I haven’t done much on Astoria; it just seems as if I have. I recently walked Broadway in Queens, which cuts across the neighborhoods. And, it seems as if I’m always visiting theGreater Astoria Historical Society for book readings and exhibits. I’ve done a number of pages on Astoria Village, an unprotected 19th-Century area just south of Astoria Park, whose Queen Anne style cottages, ignored by the Landmarks Preservation Society and sold off by gtheir owners, are being gobbled up by developers as sharks devour chum bait.
Astoria is vast — if you include Ditmars and Ravenswood, it runs from the Con Ed complex along the East River south to Sunnyside Yards, and from the East River again east to the yards.
I’ve been asked why I haven’t yet “invaded” several neighborhoods like Bedford-Stuyvesant, say, or New Utrecht-Bensonhurst, and the answer is usually that these areas are so big that I’m trying to research the more potentially interesting spots, so as not to wander about aimlessly, hoping I’ll hit on the right place. Their turn is coming.
Just the other day I had just emerged from GAHS headquarters. Since it was too late in the day to do the walk I really wanted to do, Greenpoint Avenue from Sunnyside to Greenpoint, I went down the nearest side street that looked interesting, 36th. There are some facsinating buildings in Astoria’s side streets. In Windsor Terrace and Park Slope, which I have covered recently, you can find unbroken lines of brick or brownstone buildings. But, in Astoria, you have miniatures of these styles — there’s a tiny Tudor here, a slice of a brownstone there. Plopped in between, you have these little one-story buildings — almost bungalows.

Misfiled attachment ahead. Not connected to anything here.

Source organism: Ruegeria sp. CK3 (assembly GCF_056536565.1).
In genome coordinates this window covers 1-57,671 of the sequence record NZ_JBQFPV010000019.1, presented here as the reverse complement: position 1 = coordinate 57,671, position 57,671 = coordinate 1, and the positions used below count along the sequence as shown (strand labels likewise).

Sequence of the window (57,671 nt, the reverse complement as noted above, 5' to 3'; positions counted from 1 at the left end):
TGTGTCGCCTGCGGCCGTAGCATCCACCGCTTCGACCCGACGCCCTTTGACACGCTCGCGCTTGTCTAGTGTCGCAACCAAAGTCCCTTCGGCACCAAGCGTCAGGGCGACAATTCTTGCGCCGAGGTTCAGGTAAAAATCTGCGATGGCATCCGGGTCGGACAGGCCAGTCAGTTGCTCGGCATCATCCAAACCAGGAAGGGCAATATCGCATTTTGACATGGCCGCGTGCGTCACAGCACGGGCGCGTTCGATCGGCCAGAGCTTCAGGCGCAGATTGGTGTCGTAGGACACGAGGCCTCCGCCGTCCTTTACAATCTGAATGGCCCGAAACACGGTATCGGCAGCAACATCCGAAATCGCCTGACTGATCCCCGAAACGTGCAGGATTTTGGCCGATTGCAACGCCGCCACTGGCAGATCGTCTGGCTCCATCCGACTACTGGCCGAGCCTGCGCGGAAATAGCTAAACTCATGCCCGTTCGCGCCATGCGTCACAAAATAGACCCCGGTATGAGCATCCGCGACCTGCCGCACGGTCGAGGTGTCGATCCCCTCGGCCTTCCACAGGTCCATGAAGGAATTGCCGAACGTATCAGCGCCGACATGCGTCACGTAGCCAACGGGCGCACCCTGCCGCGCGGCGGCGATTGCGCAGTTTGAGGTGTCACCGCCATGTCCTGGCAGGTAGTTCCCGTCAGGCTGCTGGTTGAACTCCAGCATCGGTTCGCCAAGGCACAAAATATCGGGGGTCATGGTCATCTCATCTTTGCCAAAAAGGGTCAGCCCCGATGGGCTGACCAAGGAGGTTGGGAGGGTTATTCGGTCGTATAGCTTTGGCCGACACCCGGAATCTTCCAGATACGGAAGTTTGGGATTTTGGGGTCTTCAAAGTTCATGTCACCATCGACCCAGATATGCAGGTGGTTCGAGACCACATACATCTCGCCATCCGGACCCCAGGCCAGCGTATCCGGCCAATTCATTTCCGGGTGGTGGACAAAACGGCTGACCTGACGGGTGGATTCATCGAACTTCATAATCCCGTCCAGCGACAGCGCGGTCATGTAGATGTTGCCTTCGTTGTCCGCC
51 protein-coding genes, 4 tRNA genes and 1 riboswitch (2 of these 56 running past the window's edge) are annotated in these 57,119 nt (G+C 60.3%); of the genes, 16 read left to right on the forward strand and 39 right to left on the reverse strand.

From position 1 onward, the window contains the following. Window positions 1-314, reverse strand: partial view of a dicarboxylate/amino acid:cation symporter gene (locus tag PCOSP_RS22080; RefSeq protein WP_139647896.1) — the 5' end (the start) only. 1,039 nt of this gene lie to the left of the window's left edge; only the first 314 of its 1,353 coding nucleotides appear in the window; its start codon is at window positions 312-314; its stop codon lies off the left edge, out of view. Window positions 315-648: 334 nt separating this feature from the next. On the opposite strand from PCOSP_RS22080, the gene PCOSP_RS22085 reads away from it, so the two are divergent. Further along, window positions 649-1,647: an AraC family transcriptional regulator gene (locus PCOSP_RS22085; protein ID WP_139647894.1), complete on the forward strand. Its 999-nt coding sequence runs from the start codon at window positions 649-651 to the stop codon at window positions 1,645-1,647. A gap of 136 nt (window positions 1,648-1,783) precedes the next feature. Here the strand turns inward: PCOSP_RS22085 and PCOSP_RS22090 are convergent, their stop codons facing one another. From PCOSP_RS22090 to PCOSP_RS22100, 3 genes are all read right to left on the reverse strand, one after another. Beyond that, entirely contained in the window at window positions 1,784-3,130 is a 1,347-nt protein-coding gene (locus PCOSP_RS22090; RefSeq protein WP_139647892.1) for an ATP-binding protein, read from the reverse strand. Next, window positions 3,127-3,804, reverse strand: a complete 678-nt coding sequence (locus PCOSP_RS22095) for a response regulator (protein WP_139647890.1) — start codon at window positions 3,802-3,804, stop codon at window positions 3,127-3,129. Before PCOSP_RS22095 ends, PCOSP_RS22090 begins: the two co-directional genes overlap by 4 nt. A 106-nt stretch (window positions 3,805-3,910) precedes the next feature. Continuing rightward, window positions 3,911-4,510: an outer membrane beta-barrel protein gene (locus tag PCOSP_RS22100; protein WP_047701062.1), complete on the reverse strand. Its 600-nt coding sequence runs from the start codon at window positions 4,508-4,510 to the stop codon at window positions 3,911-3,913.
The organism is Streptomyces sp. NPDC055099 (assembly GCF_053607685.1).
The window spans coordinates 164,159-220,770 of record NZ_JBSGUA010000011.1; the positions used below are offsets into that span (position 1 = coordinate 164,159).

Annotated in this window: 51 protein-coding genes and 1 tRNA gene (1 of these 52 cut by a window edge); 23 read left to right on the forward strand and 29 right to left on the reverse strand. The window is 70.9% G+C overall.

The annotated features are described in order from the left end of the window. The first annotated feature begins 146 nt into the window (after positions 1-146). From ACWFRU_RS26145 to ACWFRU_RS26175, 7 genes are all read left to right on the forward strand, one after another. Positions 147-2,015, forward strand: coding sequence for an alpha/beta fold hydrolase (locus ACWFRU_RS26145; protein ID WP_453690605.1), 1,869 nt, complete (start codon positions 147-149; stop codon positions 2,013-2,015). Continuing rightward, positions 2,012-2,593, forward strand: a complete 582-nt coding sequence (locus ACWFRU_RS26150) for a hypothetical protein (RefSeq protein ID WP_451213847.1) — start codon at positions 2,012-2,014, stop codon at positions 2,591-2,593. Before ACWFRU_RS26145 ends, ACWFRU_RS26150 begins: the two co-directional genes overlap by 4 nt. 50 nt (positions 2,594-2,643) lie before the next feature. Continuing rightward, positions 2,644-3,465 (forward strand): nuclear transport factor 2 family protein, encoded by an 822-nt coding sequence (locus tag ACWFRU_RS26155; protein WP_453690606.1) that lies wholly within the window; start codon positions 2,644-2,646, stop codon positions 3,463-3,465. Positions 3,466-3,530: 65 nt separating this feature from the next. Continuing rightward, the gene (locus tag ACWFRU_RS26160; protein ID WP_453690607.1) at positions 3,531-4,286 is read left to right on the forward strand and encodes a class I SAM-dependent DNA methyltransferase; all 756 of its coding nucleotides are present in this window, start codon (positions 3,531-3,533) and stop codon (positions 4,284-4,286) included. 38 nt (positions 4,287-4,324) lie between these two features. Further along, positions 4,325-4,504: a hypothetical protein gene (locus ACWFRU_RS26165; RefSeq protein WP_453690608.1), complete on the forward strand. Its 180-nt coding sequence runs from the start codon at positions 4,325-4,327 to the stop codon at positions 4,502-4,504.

Ever present in Astoria, and other NYC neighborhoods, is the Fedders Special, with exposed air conditioners and rust-prone balconies. The picture at left is a perfect illustration of multifamily houses as builders envisioned them in the early 20th Century and the early 21st. RIGHT: if you discount the smeared graffiti, this is a beautiful 3-story small apartment building with arched doorways and windows and multicolored bricks.
These examples are all on 36th Street between Broadway and 35th Avenue. There are these smallish brick apartment buildings that I enjoy — I lived in a place like these, in a railroad flat apartment in Bay Ridge, from 1982-1990 and it’s still my favorite all-time dwelling.
I really do not know the history behind the low-rise one-story buildings, and I wonder if anyone does.
I don’t often visit Kaufman-Astoria Studios, and the Museum of the Moving Image (I was last in there about 4 years ago as of 2009) but, like all other NYC cultural attractions, I’m glad they’re there. The 36th Street entrance opens to WFAN Sports Radio 66.
On 35th Street, some handsome heavy-linteled windowed adjoined apartment buildings. Across the street is another of Astoria’s one-floor specials and some very old parking spaces.
Photographed February 21; page completed Feb. 23, 2009